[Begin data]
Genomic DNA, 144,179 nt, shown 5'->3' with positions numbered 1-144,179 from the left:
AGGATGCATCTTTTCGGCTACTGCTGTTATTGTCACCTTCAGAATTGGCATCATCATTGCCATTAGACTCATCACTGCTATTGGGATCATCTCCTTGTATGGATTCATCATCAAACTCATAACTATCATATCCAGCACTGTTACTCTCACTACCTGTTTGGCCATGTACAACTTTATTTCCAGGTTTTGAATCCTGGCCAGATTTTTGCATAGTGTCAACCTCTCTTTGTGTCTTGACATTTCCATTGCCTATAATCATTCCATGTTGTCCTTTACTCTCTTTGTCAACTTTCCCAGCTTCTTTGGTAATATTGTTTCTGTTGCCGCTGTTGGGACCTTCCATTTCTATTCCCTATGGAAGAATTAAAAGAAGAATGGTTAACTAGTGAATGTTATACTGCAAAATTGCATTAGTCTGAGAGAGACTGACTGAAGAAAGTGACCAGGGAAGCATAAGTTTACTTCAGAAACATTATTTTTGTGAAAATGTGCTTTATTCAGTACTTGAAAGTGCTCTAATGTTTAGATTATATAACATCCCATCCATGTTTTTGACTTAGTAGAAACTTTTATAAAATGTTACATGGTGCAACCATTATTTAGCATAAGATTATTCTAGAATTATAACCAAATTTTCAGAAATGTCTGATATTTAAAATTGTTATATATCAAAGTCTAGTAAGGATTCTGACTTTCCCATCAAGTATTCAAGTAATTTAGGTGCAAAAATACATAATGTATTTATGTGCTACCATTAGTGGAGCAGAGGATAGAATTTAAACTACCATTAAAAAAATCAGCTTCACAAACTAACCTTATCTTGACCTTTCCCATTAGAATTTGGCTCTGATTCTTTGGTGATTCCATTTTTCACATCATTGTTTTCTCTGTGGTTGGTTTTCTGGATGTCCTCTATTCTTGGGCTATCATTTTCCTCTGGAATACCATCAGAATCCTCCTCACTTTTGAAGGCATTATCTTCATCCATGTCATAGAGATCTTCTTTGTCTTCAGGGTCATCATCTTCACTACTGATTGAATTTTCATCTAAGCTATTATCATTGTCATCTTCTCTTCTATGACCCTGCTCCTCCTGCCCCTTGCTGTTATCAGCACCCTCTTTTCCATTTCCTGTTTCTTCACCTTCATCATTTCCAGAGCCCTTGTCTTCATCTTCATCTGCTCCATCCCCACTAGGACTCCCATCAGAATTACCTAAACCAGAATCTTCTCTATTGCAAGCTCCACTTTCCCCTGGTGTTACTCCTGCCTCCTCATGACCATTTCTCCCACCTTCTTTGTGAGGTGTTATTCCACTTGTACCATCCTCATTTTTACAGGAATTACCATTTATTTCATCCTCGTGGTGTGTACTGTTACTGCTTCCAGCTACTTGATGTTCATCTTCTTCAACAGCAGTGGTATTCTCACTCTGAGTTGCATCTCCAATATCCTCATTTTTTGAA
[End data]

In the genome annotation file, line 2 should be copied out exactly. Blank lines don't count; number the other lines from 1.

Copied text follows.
AGGATGCATCTTTTCGGCTACTGCTGTTATTGTCACCTTCAGAATTGGCATCATCATTGCCATTAGACTCATCACTGCTATTGGGATCATCTCCTTGTATGGATTCATCATCAAACTCATAACTATCATATCCAGCACTGTTACTCTCACTACCTGTTTGGCCATGTACAACTTTATTTCCAGGTTTTGAATCCTGGCCAGATTTTTGCATAGTGTCAACCTCTCTTTGTGTCTTGACATTTCCATTGCCTATAATCATTCCATGTTGTCCTTTACTCTCTTTGTCAACTTTCCCAGCTTCTTTGGTAATATTGTTTCTGTTGCCGCTGTTGGGACCTTCCATTTCTATTCCCTATGGAAGAATTAAAAGAAGAATGGTTAACTAGTGAATGTTATACTGCAAAATTGCATTAGTCTGAGAGAGACTGACTGAAGAAAGTGACCAGGGAAGCATAAGTTTACTTCAGAAACATTATTTTTGTGAAAATGTGCTTTATTCAGTACTTGAAAGTGCTCTAATGTTTAGATTATATAACATCCCATCCATGTTTTTGACTTAGTAGAAACTTTTATAAAATGTTACATGGTGCAACCATTATTTAGCATAAGATTATTCTAGAATTATAACCAAATTTTCAGAAATGTCTGATATTTAAAATTGTTATATATCAAAGTCTAGTAAGGATTCTGACTTTCCCATCAAGTATTCAAGTAATTTAGGTGCAAAAATACATAATGTATTTATGTGCTACCATTAGTGGAGCAGAGGATAGAATTTAAACTACCATTAAAAAAATCAGCTTCACAAACTAACCTTATCTTGACCTTTCCCATTAGAATTTGGCTCTGATTCTTTGGTGATTCCATTTTTCACATCATTGTTTTCTCTGTGGTTGGTTTTCTGGATGTCCTCTATTCTTGGGCTATCATTTTCCTCTGGAATACCATCAGAATCCTCCTCACTTTTGAAGGCATTATCTTCATCCATGTCATAGAGATCTTCTTTGTCTTCAGGGTCATCATCTTCACTACTGATTGAATTTTCATCTAAGCTATTATCATTGTCATCTTCTCTTCTATGACCCTGCTCCTCCTGCCCCTTGCTGTTATCAGCACCCTCTTTTCCATTTCCTGTTTCTTCACCTTCATCATTTCCAGAGCCCTTGTCTTCATCTTCATCTGCTCCATCCCCACTAGGACTCCCATCAGAATTACCTAAACCAGAATCTTCTCTATTGCAAGCTCCACTTTCCCCTGGTGTTACTCCTGCCTCCTCATGACCATTTCTCCCACCTTCTTTGTGAGGTGTTATTCCACTTGTACCATCCTCATTTTTACAGGAATTACCATTTATTTCATCCTCGTGGTGTGTACTGTTACTGCTTCCAGCTACTTGATGTTCATCTTCTTCAACAGCAGTGGTATTCTCACTCTGAGTTGCATCTCCAATATCCTCATTTTTTGAA